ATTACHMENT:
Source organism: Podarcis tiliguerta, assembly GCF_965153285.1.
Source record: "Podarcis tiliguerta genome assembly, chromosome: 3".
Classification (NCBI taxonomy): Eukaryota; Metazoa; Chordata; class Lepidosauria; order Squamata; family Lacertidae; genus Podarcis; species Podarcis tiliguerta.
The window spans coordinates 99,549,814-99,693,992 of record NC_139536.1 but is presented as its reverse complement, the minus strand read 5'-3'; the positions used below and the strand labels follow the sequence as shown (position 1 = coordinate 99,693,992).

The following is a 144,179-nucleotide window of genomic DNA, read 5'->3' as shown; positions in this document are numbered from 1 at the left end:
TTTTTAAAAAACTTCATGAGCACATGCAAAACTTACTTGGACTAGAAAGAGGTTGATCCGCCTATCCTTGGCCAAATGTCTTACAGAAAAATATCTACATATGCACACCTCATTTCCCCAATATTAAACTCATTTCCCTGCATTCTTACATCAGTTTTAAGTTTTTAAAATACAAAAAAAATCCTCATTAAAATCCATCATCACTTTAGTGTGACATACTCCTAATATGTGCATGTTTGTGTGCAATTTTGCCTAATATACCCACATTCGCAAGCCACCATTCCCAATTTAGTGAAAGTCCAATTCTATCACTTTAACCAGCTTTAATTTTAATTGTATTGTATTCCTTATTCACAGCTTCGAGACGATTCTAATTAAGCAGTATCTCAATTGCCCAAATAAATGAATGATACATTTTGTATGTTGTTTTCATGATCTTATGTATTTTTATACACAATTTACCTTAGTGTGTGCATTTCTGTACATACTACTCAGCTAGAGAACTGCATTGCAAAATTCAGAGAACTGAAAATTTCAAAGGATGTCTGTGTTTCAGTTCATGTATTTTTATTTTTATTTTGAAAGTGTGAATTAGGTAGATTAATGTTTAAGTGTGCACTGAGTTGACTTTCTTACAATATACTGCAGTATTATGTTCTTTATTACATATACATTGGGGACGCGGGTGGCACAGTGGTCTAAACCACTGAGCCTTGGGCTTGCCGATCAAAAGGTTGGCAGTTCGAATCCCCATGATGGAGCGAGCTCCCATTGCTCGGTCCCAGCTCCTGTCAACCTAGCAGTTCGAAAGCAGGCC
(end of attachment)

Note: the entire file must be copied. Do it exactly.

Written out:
Source organism: Podarcis tiliguerta, assembly GCF_965153285.1.
Source record: "Podarcis tiliguerta genome assembly, chromosome: 3".
Classification (NCBI taxonomy): Eukaryota; Metazoa; Chordata; class Lepidosauria; order Squamata; family Lacertidae; genus Podarcis; species Podarcis tiliguerta.
The window spans coordinates 99,549,814-99,693,992 of record NC_139536.1 but is presented as its reverse complement, the minus strand read 5'-3'; the positions used below and the strand labels follow the sequence as shown (position 1 = coordinate 99,693,992).

The following is a 144,179-nucleotide window of genomic DNA, read 5'->3' as shown; positions in this document are numbered from 1 at the left end:
TTTTTAAAAAACTTCATGAGCACATGCAAAACTTACTTGGACTAGAAAGAGGTTGATCCGCCTATCCTTGGCCAAATGTCTTACAGAAAAATATCTACATATGCACACCTCATTTCCCCAATATTAAACTCATTTCCCTGCATTCTTACATCAGTTTTAAGTTTTTAAAATACAAAAAAAATCCTCATTAAAATCCATCATCACTTTAGTGTGACATACTCCTAATATGTGCATGTTTGTGTGCAATTTTGCCTAATATACCCACATTCGCAAGCCACCATTCCCAATTTAGTGAAAGTCCAATTCTATCACTTTAACCAGCTTTAATTTTAATTGTATTGTATTCCTTATTCACAGCTTCGAGACGATTCTAATTAAGCAGTATCTCAATTGCCCAAATAAATGAATGATACATTTTGTATGTTGTTTTCATGATCTTATGTATTTTTATACACAATTTACCTTAGTGTGTGCATTTCTGTACATACTACTCAGCTAGAGAACTGCATTGCAAAATTCAGAGAACTGAAAATTTCAAAGGATGTCTGTGTTTCAGTTCATGTATTTTTATTTTTATTTTGAAAGTGTGAATTAGGTAGATTAATGTTTAAGTGTGCACTGAGTTGACTTTCTTACAATATACTGCAGTATTATGTTCTTTATTACATATACATTGGGGACGCGGGTGGCACAGTGGTCTAAACCACTGAGCCTTGGGCTTGCCGATCAAAAGGTTGGCAGTTCGAATCCCCATGATGGAGCGAGCTCCCATTGCTCGGTCCCAGCTCCTGTCAACCTAGCAGTTCGAAAGCAGGCC